Parenting

Experts Explain When To Intervene When Your Teen Worries About A Friend

Parents can learn a surprising amount about their children’s friends, whether they are in with a misguided crowd, vaping, or even depressed and suicidal.

It may be instinctive for parents to reach out to their children in times of trouble – especially when their children approach them directly.

When is that helpful and important, and when is it crossing a line? The answers are nuanced, say experts, and depend on many factors.

Erlanger Turner, a clinical psychologist, said, This is a tricky question. Parenting is always a balance between being an authority figure and giving your child the tools to learn independently.”

Openness about a friend is an indirect request for help.

Barbara Greenberg said, “If your child comes to you with information about another child, your child is signaling you that it’s too much for them to carry and that they need your help.”

How can one tell what’s red flag worthy and what’s just teenage drama? Turner and Greenberg suggest some factors to consider.

Analyze The Risk Factor

Greenberg says to ask yourself, “is their child in danger or crisis?”. Get involved if the answer is yes.

Turner agrees. “Are they being harmed? Try to decide if this child is at risk of harming themselves or someone else — or being harmed by someone else.”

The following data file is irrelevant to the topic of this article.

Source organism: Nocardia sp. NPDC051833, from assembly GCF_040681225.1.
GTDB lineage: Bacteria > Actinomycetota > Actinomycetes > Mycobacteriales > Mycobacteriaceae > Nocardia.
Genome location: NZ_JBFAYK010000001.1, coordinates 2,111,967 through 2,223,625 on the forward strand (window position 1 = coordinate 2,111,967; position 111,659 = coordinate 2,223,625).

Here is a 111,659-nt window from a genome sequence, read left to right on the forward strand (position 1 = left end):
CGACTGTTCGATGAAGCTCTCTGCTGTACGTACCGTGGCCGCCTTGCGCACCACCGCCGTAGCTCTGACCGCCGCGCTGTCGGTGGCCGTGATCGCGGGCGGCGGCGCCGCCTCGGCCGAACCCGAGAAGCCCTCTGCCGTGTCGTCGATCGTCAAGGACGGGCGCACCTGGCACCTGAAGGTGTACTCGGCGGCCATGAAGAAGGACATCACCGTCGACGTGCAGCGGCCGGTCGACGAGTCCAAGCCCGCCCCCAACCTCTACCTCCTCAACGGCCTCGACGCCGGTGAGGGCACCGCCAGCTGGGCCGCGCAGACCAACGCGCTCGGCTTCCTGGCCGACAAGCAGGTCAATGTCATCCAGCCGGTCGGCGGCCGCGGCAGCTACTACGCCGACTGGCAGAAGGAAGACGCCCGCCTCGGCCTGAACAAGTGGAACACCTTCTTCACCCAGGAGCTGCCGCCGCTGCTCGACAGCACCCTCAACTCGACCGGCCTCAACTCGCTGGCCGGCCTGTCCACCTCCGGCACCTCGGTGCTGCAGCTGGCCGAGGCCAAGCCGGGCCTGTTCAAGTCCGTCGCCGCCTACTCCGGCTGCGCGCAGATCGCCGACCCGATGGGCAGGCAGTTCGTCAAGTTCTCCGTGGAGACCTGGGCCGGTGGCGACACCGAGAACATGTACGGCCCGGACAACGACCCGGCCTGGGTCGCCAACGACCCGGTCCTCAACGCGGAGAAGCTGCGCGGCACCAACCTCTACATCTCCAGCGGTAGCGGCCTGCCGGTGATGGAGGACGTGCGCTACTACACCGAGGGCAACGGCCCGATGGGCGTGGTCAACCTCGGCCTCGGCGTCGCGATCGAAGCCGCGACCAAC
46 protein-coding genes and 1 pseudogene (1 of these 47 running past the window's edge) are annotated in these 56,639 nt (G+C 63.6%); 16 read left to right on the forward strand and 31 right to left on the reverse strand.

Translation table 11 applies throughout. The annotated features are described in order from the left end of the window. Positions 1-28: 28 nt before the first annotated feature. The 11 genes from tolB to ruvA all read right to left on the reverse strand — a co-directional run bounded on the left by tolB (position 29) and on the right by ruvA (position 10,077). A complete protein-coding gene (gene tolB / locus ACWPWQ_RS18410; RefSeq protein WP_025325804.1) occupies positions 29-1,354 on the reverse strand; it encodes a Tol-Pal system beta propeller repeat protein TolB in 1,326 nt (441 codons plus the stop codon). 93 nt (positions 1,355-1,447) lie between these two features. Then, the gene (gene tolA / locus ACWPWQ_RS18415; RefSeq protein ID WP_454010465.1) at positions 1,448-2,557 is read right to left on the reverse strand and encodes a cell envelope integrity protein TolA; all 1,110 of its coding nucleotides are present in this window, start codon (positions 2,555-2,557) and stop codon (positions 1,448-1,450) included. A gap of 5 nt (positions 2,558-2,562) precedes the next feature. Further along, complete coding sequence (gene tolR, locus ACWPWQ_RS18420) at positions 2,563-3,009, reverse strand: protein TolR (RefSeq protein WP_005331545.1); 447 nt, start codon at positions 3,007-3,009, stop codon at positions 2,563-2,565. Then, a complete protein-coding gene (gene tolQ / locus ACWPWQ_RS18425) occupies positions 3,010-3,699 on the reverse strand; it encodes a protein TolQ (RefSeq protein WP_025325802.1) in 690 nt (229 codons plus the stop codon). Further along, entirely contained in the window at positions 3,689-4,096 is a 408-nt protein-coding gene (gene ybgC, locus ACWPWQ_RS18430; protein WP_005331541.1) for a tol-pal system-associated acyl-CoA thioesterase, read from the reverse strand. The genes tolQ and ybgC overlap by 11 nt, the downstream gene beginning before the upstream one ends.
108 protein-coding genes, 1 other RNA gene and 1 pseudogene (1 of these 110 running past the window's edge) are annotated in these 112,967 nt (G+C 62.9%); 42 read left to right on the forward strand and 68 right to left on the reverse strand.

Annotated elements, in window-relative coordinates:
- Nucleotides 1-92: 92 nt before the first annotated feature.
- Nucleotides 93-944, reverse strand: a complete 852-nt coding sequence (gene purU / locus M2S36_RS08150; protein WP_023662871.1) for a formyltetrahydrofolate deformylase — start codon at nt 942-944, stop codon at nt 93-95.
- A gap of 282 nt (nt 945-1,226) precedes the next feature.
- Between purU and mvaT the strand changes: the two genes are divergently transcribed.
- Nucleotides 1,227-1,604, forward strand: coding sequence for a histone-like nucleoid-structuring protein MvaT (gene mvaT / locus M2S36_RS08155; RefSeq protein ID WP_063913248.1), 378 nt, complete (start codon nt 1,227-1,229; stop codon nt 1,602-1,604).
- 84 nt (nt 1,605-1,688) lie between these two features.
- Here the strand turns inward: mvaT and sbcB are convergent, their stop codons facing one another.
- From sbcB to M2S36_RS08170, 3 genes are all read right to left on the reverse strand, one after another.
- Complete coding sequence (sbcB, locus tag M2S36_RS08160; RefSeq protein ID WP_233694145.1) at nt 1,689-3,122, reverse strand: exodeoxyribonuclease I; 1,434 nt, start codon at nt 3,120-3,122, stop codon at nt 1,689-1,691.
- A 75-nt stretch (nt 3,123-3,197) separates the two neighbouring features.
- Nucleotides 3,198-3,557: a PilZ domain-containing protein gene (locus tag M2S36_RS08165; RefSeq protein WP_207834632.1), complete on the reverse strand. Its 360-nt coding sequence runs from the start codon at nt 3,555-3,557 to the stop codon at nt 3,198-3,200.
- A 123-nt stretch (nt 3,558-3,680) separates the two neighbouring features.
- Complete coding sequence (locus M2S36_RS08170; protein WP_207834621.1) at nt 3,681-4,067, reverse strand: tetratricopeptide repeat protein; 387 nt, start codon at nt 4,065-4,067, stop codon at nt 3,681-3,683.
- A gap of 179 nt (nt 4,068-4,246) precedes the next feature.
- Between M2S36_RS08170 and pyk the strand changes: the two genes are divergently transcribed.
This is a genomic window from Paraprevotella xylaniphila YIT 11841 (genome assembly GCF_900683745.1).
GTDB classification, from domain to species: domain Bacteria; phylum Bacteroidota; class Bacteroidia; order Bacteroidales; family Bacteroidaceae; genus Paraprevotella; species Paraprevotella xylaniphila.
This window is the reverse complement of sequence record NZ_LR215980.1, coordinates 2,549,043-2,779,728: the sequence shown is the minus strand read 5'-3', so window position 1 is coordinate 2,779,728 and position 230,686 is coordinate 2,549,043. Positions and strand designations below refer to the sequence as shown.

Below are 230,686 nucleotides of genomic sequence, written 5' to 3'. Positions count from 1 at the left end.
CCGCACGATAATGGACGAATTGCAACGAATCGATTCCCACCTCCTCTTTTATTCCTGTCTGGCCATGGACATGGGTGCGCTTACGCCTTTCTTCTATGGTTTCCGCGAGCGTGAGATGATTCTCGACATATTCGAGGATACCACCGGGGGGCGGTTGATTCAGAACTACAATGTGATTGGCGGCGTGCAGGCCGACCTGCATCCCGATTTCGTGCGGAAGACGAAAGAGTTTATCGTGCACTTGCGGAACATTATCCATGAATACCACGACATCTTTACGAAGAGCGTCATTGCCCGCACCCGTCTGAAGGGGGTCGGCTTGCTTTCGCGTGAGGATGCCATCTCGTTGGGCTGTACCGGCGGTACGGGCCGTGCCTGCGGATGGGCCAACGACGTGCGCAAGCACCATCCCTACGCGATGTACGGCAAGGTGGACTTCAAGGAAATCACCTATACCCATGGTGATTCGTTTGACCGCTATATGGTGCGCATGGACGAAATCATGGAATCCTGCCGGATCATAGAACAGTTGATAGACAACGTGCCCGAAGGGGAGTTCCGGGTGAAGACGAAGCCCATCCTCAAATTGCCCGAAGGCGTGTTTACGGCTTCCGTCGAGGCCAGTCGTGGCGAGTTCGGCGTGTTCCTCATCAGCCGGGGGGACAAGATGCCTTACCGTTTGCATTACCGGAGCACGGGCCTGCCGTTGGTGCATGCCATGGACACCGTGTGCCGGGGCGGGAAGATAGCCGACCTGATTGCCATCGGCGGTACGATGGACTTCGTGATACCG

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Consider The Trust You Have With Your Child

Greenberg and Turner say you shouldn’t contact the other parent without first talking to your kid if your kid tells you something distressing.

Greenberg says, “If you decide that it would be helpful for the parent to know before you tell the parent, tell the child that you’re going to do it.”

Be Careful When Handling

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Once you have decided to contact another parent, how you approach them should be carefully considered – gently, open-mindedly, and not used “as social currency,” Greenberg says.

Turner emphasizes that you are not there to tell the parent how to parent but instead to stress that “this information has been provided to me, and I will do whatever I wish with it.”

Greenberg adds, ” Be open to what might come from that conversation. It’s okay if the parent gets upset, but talking about another person’s child is emotionally sensitive.”